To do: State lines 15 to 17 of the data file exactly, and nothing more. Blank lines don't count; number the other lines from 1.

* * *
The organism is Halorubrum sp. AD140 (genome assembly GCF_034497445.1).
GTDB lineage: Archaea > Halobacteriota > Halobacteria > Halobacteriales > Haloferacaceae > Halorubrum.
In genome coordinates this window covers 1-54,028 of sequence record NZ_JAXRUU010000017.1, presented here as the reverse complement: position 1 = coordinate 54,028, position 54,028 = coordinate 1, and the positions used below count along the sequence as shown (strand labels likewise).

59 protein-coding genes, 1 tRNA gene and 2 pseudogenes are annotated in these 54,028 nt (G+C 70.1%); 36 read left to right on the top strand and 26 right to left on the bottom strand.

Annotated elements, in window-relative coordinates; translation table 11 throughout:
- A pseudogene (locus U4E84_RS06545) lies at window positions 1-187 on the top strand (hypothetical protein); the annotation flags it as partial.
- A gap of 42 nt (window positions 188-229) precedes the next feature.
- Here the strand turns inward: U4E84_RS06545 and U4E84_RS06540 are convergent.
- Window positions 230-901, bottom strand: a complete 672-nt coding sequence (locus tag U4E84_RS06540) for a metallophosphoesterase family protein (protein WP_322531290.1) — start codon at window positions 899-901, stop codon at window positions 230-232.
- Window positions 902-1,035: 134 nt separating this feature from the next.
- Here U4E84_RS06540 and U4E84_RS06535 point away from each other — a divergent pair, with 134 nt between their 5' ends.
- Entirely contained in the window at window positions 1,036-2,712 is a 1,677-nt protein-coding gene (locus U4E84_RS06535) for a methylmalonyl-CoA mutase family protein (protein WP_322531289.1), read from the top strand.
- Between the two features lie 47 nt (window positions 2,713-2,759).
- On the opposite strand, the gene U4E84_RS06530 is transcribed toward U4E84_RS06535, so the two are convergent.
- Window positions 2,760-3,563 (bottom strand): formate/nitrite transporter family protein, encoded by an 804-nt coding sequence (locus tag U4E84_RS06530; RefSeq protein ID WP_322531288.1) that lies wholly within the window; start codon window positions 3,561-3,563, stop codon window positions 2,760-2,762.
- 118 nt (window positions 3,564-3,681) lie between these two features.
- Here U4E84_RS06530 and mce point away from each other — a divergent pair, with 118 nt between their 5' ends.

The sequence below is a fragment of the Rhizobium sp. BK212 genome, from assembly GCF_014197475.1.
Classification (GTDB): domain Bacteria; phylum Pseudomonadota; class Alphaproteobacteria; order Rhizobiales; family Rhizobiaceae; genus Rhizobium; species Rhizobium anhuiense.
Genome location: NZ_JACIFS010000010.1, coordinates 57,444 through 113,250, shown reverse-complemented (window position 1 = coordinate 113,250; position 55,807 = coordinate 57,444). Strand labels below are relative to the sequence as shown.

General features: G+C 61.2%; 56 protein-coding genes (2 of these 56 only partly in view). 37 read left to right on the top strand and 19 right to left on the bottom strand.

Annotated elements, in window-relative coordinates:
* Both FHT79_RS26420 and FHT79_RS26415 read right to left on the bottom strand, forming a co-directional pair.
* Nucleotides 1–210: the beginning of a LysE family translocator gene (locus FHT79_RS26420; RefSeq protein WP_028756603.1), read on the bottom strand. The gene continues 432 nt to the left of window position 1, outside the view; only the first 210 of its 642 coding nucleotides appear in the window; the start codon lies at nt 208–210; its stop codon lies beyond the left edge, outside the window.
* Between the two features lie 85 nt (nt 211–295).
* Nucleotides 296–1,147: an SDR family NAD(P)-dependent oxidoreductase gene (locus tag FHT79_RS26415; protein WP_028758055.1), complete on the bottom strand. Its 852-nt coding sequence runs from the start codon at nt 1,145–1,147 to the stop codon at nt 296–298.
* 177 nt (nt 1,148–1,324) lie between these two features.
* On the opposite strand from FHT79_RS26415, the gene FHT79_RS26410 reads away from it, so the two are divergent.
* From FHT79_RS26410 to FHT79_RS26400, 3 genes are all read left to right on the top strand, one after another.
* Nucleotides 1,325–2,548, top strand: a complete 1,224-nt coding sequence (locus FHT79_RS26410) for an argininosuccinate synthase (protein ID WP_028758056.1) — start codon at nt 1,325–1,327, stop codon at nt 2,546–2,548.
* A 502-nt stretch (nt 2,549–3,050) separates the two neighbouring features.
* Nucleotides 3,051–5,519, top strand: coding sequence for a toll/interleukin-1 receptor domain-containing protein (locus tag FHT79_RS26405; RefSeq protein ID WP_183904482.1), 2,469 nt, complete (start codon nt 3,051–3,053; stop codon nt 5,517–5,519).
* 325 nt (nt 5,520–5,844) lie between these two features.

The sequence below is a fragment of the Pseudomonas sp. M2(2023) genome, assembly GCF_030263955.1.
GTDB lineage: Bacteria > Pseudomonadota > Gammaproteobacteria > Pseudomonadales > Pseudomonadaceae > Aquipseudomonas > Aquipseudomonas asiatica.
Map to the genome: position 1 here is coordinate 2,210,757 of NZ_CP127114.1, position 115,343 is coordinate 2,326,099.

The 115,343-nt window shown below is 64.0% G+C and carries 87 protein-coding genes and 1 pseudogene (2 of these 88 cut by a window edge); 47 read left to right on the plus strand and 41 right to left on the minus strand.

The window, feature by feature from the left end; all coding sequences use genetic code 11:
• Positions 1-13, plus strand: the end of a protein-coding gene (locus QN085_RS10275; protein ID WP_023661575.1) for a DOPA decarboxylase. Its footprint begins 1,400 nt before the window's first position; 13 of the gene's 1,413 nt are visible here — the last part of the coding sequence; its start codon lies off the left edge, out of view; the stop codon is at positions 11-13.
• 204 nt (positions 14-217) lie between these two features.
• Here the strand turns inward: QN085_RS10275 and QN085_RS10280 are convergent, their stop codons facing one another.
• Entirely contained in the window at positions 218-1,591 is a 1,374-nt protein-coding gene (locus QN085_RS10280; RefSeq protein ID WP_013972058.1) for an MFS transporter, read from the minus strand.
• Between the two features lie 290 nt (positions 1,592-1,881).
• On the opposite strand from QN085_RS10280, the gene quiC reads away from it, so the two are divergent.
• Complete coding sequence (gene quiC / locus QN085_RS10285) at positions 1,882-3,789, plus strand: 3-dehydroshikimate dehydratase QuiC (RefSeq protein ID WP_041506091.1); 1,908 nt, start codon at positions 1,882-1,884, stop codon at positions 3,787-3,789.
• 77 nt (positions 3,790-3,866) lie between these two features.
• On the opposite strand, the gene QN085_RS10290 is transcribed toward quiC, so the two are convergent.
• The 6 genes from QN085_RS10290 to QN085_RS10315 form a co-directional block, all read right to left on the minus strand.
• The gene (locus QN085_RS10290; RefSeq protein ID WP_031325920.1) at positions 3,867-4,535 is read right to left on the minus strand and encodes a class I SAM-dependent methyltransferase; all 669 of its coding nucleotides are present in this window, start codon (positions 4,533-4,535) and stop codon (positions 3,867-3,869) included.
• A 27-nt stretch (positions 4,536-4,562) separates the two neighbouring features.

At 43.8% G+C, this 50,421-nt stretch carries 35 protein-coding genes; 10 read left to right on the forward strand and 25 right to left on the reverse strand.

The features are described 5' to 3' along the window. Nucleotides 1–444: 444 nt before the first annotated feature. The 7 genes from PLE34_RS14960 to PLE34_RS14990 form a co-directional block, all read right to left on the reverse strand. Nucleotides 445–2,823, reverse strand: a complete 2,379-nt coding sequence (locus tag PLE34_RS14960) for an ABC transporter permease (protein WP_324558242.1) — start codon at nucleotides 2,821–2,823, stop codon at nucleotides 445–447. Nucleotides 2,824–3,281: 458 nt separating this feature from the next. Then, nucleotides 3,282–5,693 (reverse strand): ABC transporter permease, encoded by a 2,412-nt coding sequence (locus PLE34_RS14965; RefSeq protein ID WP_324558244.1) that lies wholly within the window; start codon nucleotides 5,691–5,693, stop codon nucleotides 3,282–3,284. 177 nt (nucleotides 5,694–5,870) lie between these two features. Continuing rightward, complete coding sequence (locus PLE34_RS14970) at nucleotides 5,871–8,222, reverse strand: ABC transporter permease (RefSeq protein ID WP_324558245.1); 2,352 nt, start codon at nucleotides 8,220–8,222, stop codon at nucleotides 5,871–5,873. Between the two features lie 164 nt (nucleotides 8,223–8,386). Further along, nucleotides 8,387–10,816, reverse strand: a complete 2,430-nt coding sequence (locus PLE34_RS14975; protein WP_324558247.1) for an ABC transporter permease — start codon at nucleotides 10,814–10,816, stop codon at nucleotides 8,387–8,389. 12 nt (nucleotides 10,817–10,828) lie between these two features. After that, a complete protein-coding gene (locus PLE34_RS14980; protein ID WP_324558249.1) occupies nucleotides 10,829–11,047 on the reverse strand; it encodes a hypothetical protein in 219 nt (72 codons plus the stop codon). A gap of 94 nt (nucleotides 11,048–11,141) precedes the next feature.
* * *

- Window positions 2,760-3,563 (bottom strand): formate/nitrite transporter family protein, encoded by an 804-nt coding sequence (locus tag U4E84_RS06530; RefSeq protein ID WP_322531288.1) that lies wholly within the window; start codon window positions 3,561-3,563, stop codon window positions 2,760-2,762.
- 118 nt (window positions 3,564-3,681) lie between these two features.
- Here U4E84_RS06530 and mce point away from each other — a divergent pair, with 118 nt between their 5' ends.